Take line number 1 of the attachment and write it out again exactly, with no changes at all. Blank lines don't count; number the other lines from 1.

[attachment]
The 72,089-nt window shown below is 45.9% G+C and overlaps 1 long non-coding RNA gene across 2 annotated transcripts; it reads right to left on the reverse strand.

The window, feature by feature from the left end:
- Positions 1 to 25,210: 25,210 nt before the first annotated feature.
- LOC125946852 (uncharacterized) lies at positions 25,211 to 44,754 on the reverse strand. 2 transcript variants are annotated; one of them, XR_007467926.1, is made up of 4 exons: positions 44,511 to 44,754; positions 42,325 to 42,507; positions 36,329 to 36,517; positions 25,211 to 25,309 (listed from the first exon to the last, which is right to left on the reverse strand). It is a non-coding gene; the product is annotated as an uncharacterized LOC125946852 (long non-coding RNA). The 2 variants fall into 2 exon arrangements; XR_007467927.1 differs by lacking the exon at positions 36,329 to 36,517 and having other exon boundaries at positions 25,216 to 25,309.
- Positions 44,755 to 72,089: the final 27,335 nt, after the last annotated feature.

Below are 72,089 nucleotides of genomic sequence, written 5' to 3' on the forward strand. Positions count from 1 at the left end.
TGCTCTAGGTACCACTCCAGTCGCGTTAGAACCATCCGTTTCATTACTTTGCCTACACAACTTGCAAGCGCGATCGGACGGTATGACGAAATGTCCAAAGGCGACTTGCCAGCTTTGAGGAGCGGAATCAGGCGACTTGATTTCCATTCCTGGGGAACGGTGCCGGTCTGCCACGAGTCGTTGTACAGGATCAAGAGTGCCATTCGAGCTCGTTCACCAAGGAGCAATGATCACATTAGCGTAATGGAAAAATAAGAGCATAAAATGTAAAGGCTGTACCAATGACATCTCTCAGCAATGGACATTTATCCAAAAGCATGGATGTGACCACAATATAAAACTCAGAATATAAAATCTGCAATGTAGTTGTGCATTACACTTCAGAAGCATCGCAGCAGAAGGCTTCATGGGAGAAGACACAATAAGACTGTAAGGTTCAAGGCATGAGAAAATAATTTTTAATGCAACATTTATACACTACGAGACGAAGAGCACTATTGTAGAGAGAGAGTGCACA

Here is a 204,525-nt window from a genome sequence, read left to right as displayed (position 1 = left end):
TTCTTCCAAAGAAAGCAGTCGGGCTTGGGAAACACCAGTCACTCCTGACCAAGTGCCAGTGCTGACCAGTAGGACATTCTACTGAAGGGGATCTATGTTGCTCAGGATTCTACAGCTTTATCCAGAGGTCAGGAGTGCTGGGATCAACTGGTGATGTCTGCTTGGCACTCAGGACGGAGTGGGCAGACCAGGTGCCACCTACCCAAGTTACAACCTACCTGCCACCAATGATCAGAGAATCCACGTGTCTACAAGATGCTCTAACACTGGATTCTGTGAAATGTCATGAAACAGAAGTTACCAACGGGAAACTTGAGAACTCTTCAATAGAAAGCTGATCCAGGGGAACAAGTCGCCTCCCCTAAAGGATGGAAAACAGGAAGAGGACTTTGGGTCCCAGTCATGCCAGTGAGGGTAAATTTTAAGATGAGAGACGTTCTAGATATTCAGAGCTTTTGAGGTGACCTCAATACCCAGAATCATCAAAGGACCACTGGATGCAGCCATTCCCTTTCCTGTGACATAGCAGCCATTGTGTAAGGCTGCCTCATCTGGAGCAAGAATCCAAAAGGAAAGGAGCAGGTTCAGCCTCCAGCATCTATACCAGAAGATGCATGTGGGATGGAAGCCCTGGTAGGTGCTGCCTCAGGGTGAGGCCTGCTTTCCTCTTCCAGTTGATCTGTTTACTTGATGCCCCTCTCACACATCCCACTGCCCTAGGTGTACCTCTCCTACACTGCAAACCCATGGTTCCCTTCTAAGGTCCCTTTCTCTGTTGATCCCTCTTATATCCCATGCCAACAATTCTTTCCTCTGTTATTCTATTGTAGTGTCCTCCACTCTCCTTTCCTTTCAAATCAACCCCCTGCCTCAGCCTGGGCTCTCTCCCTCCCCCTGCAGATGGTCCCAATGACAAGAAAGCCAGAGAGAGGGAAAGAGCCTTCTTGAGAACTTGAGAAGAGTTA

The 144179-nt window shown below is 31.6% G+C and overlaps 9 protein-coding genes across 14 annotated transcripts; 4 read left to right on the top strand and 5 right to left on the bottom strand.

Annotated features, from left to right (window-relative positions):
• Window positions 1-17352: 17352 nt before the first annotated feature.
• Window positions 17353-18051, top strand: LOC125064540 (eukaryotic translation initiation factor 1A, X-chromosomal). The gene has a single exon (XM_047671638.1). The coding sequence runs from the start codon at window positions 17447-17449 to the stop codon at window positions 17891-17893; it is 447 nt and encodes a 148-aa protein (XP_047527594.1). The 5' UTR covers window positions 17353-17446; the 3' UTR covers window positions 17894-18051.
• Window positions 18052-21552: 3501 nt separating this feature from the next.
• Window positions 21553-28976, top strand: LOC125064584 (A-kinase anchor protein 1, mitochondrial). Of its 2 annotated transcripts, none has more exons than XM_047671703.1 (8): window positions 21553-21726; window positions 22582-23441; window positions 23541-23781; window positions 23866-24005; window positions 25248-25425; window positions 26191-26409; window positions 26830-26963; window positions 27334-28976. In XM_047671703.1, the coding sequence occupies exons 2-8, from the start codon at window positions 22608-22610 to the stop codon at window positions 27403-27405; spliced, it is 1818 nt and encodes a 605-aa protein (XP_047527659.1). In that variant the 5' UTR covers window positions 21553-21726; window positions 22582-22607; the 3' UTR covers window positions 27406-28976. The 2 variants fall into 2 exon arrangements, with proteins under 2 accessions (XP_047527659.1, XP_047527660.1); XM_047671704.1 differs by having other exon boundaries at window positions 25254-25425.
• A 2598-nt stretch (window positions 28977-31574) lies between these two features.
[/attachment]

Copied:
The 72,089-nt window shown below is 45.9% G+C and overlaps 1 long non-coding RNA gene across 2 annotated transcripts; it reads right to left on the reverse strand.